Pharmacy Times

Glaucoma: To Screen or Not to Screen

Author: Jeannette Y. Wick, RPh, MBA, FASCP

A nationwide glaucoma screening program for African Americans, who are at particularly high risk for the condition, could be clinically effective.

Few countries have established national screening programs for primary open-angle glaucoma (POAG), the most common form of glaucoma. Barriers to effective screening include the disease’s considerable physiologic variation and the challenge of differentiating between people who have normal optic nerves and those who have early disease. Further, up to 40% of optic fibers can be damaged before vision loss occurs. The criteria for population-based screening generally has several drivers:
No single test for glaucoma exists. Clinicians can use visual field testing, ophthalmoscopic observation of the optic nerve head, and/or tonometric intraocular pressure (IOP) measurement. Widespread screening for IOP will not catch all cases of glaucoma, however, since some patients have normotensive varieties of the condition.
 
Primary care providers should urge patients who are at high risk for glaucoma—those who have family histories, have elevated IOPs, are African American, are older than 40 years, or have myopia—to be screened annually. However, no data exists indicating how many people are screened, and studies are needed to demonstrate the effectiveness, acceptability, and costs of screening programs in various populations.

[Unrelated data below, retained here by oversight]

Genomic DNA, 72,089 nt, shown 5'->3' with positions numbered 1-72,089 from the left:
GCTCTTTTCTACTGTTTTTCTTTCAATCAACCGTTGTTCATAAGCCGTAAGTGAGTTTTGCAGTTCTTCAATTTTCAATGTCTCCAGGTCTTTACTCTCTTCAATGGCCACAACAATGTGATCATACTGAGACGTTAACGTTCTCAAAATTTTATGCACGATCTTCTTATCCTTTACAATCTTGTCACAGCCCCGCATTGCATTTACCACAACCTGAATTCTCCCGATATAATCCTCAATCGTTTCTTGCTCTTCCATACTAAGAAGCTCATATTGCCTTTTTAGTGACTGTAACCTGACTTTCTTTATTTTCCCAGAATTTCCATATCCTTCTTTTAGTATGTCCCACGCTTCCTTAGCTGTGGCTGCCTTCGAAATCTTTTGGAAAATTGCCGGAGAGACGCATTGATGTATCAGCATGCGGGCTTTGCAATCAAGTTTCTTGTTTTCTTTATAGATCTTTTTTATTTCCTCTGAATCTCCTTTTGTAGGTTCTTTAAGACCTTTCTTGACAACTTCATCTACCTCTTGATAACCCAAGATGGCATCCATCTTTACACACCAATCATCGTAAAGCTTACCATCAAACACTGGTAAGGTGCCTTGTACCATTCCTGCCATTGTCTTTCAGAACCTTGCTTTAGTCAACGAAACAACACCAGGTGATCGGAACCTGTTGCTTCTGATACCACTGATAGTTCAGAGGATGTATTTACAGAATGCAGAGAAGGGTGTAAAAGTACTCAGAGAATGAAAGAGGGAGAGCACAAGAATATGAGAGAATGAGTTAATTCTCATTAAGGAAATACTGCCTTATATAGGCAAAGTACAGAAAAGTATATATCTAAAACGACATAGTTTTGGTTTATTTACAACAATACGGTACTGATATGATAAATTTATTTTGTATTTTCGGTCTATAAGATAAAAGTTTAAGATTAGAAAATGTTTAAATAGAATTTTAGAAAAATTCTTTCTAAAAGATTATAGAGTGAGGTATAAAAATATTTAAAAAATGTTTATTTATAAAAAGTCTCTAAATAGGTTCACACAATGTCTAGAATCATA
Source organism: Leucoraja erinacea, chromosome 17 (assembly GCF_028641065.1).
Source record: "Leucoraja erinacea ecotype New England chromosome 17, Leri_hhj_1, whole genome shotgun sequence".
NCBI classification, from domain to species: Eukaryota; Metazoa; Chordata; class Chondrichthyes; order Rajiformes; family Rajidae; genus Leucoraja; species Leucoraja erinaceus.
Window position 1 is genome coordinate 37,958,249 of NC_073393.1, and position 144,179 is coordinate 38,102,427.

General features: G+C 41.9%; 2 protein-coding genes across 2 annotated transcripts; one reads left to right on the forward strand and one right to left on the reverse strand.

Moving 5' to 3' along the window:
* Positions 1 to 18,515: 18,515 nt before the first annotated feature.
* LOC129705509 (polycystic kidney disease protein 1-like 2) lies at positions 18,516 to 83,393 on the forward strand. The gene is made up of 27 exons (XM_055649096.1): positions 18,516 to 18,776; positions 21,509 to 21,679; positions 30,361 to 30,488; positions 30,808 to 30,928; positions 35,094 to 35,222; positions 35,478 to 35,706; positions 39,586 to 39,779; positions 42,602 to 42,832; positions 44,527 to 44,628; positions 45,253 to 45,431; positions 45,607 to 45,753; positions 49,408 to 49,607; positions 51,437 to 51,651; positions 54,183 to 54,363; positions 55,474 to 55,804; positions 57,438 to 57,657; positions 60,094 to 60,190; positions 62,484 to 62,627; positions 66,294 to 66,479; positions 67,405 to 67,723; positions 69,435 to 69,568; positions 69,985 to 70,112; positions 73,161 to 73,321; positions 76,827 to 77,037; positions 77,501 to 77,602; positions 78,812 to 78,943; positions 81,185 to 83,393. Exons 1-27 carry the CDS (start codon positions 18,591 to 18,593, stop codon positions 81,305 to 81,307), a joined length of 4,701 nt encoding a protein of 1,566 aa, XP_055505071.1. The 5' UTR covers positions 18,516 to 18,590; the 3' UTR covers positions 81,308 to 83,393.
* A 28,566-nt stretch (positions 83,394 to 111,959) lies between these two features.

Researchers from Beth Israel Deaconess Medical Center and Harvard Medical School published one such study in the March 2012 issue of Archives of Ophthalmology. Using data from the Eye Diseases Prevalence Research Group and the Baltimore Eye Study, they used a computer-based mathematical model to determine if screening in 1 high-risk group—African Americans—could be cost effective.
 
They found that a national glaucoma screening policy for African American individuals between the ages of 50 and 59 years without known glaucoma would:
The researchers projected that the screening program would cost $80 per screened individual and determined that it could be clinically effective, although its impact on visual impairment and blindness levels might be modest.

Ms. Wick is a visiting professor at the University of Connecticut School of Pharmacy and a freelance writer from Virginia.